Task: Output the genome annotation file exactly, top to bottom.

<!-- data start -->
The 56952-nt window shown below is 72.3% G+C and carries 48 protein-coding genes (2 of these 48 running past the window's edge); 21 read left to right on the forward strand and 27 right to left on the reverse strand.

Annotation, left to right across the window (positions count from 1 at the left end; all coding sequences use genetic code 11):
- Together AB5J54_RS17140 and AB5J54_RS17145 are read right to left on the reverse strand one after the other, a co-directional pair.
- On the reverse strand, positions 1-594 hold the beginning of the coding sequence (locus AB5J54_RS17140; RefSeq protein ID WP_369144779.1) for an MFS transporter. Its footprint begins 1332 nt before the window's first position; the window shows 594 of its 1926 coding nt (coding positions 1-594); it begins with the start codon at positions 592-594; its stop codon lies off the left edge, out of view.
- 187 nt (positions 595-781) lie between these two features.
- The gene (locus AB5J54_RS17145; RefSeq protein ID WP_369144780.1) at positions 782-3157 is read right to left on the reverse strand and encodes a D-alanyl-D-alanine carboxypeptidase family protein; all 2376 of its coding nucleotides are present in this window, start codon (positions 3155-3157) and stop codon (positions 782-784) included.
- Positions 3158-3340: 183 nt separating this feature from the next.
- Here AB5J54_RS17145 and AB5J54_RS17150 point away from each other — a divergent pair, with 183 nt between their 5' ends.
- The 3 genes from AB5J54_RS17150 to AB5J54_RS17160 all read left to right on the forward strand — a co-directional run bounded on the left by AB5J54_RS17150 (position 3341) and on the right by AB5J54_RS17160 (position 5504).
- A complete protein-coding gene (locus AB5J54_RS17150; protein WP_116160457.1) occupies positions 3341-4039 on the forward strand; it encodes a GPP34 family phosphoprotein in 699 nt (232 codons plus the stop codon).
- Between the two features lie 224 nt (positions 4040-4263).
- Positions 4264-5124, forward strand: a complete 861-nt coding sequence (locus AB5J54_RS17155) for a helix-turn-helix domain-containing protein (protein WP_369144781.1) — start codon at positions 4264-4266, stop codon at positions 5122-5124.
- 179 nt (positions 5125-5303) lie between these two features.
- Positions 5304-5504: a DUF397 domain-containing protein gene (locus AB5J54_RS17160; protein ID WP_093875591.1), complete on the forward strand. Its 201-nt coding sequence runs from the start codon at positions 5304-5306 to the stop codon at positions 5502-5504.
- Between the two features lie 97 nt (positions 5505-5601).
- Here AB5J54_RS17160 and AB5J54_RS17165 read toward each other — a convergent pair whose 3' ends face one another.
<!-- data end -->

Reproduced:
The 56952-nt window shown below is 72.3% G+C and carries 48 protein-coding genes (2 of these 48 running past the window's edge); 21 read left to right on the forward strand and 27 right to left on the reverse strand.

Annotation, left to right across the window (positions count from 1 at the left end; all coding sequences use genetic code 11):
- Together AB5J54_RS17140 and AB5J54_RS17145 are read right to left on the reverse strand one after the other, a co-directional pair.
- On the reverse strand, positions 1-594 hold the beginning of the coding sequence (locus AB5J54_RS17140; RefSeq protein ID WP_369144779.1) for an MFS transporter. Its footprint begins 1332 nt before the window's first position; the window shows 594 of its 1926 coding nt (coding positions 1-594); it begins with the start codon at positions 592-594; its stop codon lies off the left edge, out of view.
- 187 nt (positions 595-781) lie between these two features.
- The gene (locus AB5J54_RS17145; RefSeq protein ID WP_369144780.1) at positions 782-3157 is read right to left on the reverse strand and encodes a D-alanyl-D-alanine carboxypeptidase family protein; all 2376 of its coding nucleotides are present in this window, start codon (positions 3155-3157) and stop codon (positions 782-784) included.
- Positions 3158-3340: 183 nt separating this feature from the next.
- Here AB5J54_RS17145 and AB5J54_RS17150 point away from each other — a divergent pair, with 183 nt between their 5' ends.
- The 3 genes from AB5J54_RS17150 to AB5J54_RS17160 all read left to right on the forward strand — a co-directional run bounded on the left by AB5J54_RS17150 (position 3341) and on the right by AB5J54_RS17160 (position 5504).
- A complete protein-coding gene (locus AB5J54_RS17150; protein WP_116160457.1) occupies positions 3341-4039 on the forward strand; it encodes a GPP34 family phosphoprotein in 699 nt (232 codons plus the stop codon).
- Between the two features lie 224 nt (positions 4040-4263).
- Positions 4264-5124, forward strand: a complete 861-nt coding sequence (locus AB5J54_RS17155) for a helix-turn-helix domain-containing protein (protein WP_369144781.1) — start codon at positions 4264-4266, stop codon at positions 5122-5124.
- 179 nt (positions 5125-5303) lie between these two features.
- Positions 5304-5504: a DUF397 domain-containing protein gene (locus AB5J54_RS17160; protein ID WP_093875591.1), complete on the forward strand. Its 201-nt coding sequence runs from the start codon at positions 5304-5306 to the stop codon at positions 5502-5504.
- Between the two features lie 97 nt (positions 5505-5601).
- Here AB5J54_RS17160 and AB5J54_RS17165 read toward each other — a convergent pair whose 3' ends face one another.